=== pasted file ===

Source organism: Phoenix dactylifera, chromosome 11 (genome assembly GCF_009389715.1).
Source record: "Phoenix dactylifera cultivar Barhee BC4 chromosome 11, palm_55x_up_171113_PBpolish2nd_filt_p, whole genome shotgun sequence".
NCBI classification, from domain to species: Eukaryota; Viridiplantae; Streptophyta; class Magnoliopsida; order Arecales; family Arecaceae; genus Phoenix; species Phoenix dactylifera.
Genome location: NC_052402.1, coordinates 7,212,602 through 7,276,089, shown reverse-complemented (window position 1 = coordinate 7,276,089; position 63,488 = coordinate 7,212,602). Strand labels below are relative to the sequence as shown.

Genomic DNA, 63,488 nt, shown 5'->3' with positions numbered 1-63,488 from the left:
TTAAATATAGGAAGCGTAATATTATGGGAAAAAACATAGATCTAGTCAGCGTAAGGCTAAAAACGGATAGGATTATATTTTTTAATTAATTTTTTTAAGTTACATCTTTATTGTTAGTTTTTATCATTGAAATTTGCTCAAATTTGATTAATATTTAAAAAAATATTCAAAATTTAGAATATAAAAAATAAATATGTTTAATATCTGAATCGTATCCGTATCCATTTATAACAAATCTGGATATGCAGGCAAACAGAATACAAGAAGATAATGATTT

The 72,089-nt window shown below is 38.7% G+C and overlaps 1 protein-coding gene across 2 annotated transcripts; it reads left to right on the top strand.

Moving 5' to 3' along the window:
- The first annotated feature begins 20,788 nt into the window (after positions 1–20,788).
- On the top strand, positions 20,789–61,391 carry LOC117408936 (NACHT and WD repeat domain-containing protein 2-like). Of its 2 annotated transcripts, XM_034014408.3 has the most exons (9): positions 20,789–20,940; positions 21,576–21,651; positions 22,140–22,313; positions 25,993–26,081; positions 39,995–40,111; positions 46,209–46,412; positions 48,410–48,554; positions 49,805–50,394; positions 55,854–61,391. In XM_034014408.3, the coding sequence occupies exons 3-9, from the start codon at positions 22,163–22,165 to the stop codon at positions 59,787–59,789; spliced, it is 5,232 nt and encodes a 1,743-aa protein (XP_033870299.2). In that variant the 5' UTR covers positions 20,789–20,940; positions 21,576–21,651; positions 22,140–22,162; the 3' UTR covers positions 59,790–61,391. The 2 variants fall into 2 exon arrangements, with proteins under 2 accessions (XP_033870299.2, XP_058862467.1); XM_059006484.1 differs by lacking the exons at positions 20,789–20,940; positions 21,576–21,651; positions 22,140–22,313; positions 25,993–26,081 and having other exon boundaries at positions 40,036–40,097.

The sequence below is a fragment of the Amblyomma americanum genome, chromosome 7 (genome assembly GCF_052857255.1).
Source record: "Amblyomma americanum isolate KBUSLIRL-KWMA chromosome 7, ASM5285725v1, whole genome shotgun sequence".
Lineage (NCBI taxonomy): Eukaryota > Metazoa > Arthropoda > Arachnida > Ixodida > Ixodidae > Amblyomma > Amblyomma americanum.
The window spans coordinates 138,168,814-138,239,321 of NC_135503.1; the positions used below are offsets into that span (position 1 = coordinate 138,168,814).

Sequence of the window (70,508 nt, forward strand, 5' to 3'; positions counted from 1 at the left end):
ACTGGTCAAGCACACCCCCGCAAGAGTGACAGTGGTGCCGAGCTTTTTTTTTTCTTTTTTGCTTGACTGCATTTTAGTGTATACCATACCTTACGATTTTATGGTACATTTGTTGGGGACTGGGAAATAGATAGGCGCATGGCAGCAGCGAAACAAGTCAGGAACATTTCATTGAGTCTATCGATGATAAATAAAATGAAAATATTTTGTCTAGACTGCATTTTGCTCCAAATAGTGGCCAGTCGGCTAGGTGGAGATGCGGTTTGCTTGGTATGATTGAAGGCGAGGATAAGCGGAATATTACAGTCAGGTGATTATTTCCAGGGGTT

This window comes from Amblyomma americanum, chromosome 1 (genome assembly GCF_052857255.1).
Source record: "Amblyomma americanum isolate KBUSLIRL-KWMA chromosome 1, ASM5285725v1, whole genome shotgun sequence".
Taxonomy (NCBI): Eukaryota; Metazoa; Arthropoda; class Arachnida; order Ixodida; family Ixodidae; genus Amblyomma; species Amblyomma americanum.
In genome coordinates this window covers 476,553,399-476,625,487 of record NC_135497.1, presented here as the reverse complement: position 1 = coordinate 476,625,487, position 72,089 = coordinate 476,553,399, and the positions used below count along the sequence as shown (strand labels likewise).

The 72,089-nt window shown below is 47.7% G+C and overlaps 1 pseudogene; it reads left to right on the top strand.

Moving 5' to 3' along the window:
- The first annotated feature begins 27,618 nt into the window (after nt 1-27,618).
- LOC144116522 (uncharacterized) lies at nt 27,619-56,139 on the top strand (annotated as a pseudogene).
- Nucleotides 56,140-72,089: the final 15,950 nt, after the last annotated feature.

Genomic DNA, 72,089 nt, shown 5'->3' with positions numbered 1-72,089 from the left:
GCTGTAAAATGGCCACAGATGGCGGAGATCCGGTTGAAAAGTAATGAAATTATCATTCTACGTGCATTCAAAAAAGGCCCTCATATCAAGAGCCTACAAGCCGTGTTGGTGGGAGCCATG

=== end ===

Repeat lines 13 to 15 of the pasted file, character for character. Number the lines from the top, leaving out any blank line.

Lineage (NCBI taxonomy): Eukaryota > Metazoa > Arthropoda > Arachnida > Ixodida > Ixodidae > Amblyomma > Amblyomma americanum.
The window spans coordinates 138,168,814-138,239,321 of NC_135503.1; the positions used below are offsets into that span (position 1 = coordinate 138,168,814).

Sequence of the window (70,508 nt, forward strand, 5' to 3'; positions counted from 1 at the left end):